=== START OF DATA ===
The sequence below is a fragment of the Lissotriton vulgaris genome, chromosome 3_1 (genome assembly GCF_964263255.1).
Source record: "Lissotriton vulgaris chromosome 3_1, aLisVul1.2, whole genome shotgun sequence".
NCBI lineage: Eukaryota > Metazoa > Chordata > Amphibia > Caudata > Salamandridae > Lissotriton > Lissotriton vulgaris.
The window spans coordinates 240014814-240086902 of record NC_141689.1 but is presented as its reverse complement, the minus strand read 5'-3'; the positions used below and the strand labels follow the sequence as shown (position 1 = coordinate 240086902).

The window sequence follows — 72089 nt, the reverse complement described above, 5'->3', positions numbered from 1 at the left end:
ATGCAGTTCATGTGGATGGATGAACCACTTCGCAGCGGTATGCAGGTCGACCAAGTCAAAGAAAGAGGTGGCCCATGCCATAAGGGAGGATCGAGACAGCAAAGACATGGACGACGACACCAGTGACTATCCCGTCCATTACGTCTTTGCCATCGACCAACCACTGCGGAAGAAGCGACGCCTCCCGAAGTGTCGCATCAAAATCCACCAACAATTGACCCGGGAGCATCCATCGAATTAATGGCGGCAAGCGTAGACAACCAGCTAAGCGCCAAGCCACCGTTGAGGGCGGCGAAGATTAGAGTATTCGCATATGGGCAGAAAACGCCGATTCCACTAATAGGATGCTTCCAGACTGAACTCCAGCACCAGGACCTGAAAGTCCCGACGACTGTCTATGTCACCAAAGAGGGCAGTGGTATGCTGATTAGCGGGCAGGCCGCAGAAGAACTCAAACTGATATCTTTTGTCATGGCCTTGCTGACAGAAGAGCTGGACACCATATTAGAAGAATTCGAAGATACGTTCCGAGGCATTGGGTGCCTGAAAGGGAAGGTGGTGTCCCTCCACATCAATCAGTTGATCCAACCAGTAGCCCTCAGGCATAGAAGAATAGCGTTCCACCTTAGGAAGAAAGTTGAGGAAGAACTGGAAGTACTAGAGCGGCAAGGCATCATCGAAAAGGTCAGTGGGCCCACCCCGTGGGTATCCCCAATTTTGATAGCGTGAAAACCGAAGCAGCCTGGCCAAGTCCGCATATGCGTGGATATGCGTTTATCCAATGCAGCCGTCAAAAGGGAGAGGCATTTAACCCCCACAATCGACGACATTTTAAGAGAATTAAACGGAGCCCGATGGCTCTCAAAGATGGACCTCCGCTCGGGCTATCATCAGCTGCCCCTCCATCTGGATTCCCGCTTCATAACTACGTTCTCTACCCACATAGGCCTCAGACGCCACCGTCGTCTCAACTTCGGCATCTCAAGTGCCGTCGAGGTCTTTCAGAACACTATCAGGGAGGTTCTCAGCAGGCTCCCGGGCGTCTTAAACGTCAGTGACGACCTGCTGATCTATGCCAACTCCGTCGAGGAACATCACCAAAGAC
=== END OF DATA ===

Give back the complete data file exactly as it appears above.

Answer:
The sequence below is a fragment of the Lissotriton vulgaris genome, chromosome 3_1 (genome assembly GCF_964263255.1).
Source record: "Lissotriton vulgaris chromosome 3_1, aLisVul1.2, whole genome shotgun sequence".
NCBI lineage: Eukaryota > Metazoa > Chordata > Amphibia > Caudata > Salamandridae > Lissotriton > Lissotriton vulgaris.
The window spans coordinates 240014814-240086902 of record NC_141689.1 but is presented as its reverse complement, the minus strand read 5'-3'; the positions used below and the strand labels follow the sequence as shown (position 1 = coordinate 240086902).

The window sequence follows — 72089 nt, the reverse complement described above, 5'->3', positions numbered from 1 at the left end:
ATGCAGTTCATGTGGATGGATGAACCACTTCGCAGCGGTATGCAGGTCGACCAAGTCAAAGAAAGAGGTGGCCCATGCCATAAGGGAGGATCGAGACAGCAAAGACATGGACGACGACACCAGTGACTATCCCGTCCATTACGTCTTTGCCATCGACCAACCACTGCGGAAGAAGCGACGCCTCCCGAAGTGTCGCATCAAAATCCACCAACAATTGACCCGGGAGCATCCATCGAATTAATGGCGGCAAGCGTAGACAACCAGCTAAGCGCCAAGCCACCGTTGAGGGCGGCGAAGATTAGAGTATTCGCATATGGGCAGAAAACGCCGATTCCACTAATAGGATGCTTCCAGACTGAACTCCAGCACCAGGACCTGAAAGTCCCGACGACTGTCTATGTCACCAAAGAGGGCAGTGGTATGCTGATTAGCGGGCAGGCCGCAGAAGAACTCAAACTGATATCTTTTGTCATGGCCTTGCTGACAGAAGAGCTGGACACCATATTAGAAGAATTCGAAGATACGTTCCGAGGCATTGGGTGCCTGAAAGGGAAGGTGGTGTCCCTCCACATCAATCAGTTGATCCAACCAGTAGCCCTCAGGCATAGAAGAATAGCGTTCCACCTTAGGAAGAAAGTTGAGGAAGAACTGGAAGTACTAGAGCGGCAAGGCATCATCGAAAAGGTCAGTGGGCCCACCCCGTGGGTATCCCCAATTTTGATAGCGTGAAAACCGAAGCAGCCTGGCCAAGTCCGCATATGCGTGGATATGCGTTTATCCAATGCAGCCGTCAAAAGGGAGAGGCATTTAACCCCCACAATCGACGACATTTTAAGAGAATTAAACGGAGCCCGATGGCTCTCAAAGATGGACCTCCGCTCGGGCTATCATCAGCTGCCCCTCCATCTGGATTCCCGCTTCATAACTACGTTCTCTACCCACATAGGCCTCAGACGCCACCGTCGTCTCAACTTCGGCATCTCAAGTGCCGTCGAGGTCTTTCAGAACACTATCAGGGAGGTTCTCAGCAGGCTCCCGGGCGTCTTAAACGTCAGTGACGACCTGCTGATCTATGCCAACTCCGTCGAGGAACATCACCAAAGAC